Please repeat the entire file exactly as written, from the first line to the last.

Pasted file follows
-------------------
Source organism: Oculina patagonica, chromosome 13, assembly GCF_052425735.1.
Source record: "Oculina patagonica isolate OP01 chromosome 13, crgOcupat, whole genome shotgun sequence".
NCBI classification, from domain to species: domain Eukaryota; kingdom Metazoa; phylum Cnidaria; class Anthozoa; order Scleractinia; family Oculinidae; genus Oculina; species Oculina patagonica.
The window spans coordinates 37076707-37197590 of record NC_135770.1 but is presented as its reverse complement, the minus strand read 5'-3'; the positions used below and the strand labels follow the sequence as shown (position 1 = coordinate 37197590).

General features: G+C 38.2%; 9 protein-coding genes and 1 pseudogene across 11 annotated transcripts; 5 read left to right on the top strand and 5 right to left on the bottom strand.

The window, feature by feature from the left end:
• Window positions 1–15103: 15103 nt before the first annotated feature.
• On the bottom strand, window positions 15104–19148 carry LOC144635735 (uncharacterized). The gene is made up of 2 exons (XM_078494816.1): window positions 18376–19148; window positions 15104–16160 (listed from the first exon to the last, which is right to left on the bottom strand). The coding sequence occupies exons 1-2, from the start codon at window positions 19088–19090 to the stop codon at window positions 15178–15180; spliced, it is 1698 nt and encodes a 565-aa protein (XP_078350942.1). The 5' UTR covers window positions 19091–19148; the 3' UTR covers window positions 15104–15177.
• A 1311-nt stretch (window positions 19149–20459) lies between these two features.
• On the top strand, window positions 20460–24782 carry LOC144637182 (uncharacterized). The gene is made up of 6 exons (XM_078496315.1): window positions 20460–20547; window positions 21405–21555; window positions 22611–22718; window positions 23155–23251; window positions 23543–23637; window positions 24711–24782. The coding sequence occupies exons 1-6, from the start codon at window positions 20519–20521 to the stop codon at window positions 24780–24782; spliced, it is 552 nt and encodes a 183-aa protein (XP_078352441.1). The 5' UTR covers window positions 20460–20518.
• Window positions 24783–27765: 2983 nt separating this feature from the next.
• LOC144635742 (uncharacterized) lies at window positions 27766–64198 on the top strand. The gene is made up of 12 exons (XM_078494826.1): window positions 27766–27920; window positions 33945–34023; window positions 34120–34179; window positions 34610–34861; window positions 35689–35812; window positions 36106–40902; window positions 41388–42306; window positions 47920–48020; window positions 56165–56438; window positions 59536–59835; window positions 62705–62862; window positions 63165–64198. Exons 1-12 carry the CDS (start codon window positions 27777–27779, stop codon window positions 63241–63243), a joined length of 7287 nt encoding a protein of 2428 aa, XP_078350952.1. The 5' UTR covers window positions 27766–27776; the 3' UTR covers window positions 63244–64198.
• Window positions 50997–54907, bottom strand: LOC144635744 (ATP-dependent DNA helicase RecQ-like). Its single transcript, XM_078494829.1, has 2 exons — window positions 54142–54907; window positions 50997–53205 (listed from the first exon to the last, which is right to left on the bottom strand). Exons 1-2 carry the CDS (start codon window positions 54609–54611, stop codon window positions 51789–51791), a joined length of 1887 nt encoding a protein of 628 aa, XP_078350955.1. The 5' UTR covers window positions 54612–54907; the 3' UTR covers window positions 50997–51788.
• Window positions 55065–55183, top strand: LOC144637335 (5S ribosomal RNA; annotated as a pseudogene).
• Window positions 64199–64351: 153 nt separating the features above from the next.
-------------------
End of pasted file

Source organism: Oculina patagonica, chromosome 13, assembly GCF_052425735.1.
Source record: "Oculina patagonica isolate OP01 chromosome 13, crgOcupat, whole genome shotgun sequence".
NCBI classification, from domain to species: domain Eukaryota; kingdom Metazoa; phylum Cnidaria; class Anthozoa; order Scleractinia; family Oculinidae; genus Oculina; species Oculina patagonica.
The window spans coordinates 37076707-37197590 of record NC_135770.1 but is presented as its reverse complement, the minus strand read 5'-3'; the positions used below and the strand labels follow the sequence as shown (position 1 = coordinate 37197590).

General features: G+C 38.2%; 9 protein-coding genes and 1 pseudogene across 11 annotated transcripts; 5 read left to right on the top strand and 5 right to left on the bottom strand.

The window, feature by feature from the left end:
• Window positions 1–15103: 15103 nt before the first annotated feature.
• On the bottom strand, window positions 15104–19148 carry LOC144635735 (uncharacterized). The gene is made up of 2 exons (XM_078494816.1): window positions 18376–19148; window positions 15104–16160 (listed from the first exon to the last, which is right to left on the bottom strand). The coding sequence occupies exons 1-2, from the start codon at window positions 19088–19090 to the stop codon at window positions 15178–15180; spliced, it is 1698 nt and encodes a 565-aa protein (XP_078350942.1). The 5' UTR covers window positions 19091–19148; the 3' UTR covers window positions 15104–15177.
• A 1311-nt stretch (window positions 19149–20459) lies between these two features.
• On the top strand, window positions 20460–24782 carry LOC144637182 (uncharacterized). The gene is made up of 6 exons (XM_078496315.1): window positions 20460–20547; window positions 21405–21555; window positions 22611–22718; window positions 23155–23251; window positions 23543–23637; window positions 24711–24782. The coding sequence occupies exons 1-6, from the start codon at window positions 20519–20521 to the stop codon at window positions 24780–24782; spliced, it is 552 nt and encodes a 183-aa protein (XP_078352441.1). The 5' UTR covers window positions 20460–20518.
• Window positions 24783–27765: 2983 nt separating this feature from the next.
• LOC144635742 (uncharacterized) lies at window positions 27766–64198 on the top strand. The gene is made up of 12 exons (XM_078494826.1): window positions 27766–27920; window positions 33945–34023; window positions 34120–34179; window positions 34610–34861; window positions 35689–35812; window positions 36106–40902; window positions 41388–42306; window positions 47920–48020; window positions 56165–56438; window positions 59536–59835; window positions 62705–62862; window positions 63165–64198. Exons 1-12 carry the CDS (start codon window positions 27777–27779, stop codon window positions 63241–63243), a joined length of 7287 nt encoding a protein of 2428 aa, XP_078350952.1. The 5' UTR covers window positions 27766–27776; the 3' UTR covers window positions 63244–64198.
• Window positions 50997–54907, bottom strand: LOC144635744 (ATP-dependent DNA helicase RecQ-like). Its single transcript, XM_078494829.1, has 2 exons — window positions 54142–54907; window positions 50997–53205 (listed from the first exon to the last, which is right to left on the bottom strand). Exons 1-2 carry the CDS (start codon window positions 54609–54611, stop codon window positions 51789–51791), a joined length of 1887 nt encoding a protein of 628 aa, XP_078350955.1. The 5' UTR covers window positions 54612–54907; the 3' UTR covers window positions 50997–51788.
• Window positions 55065–55183, top strand: LOC144637335 (5S ribosomal RNA; annotated as a pseudogene).
• Window positions 64199–64351: 153 nt separating the features above from the next.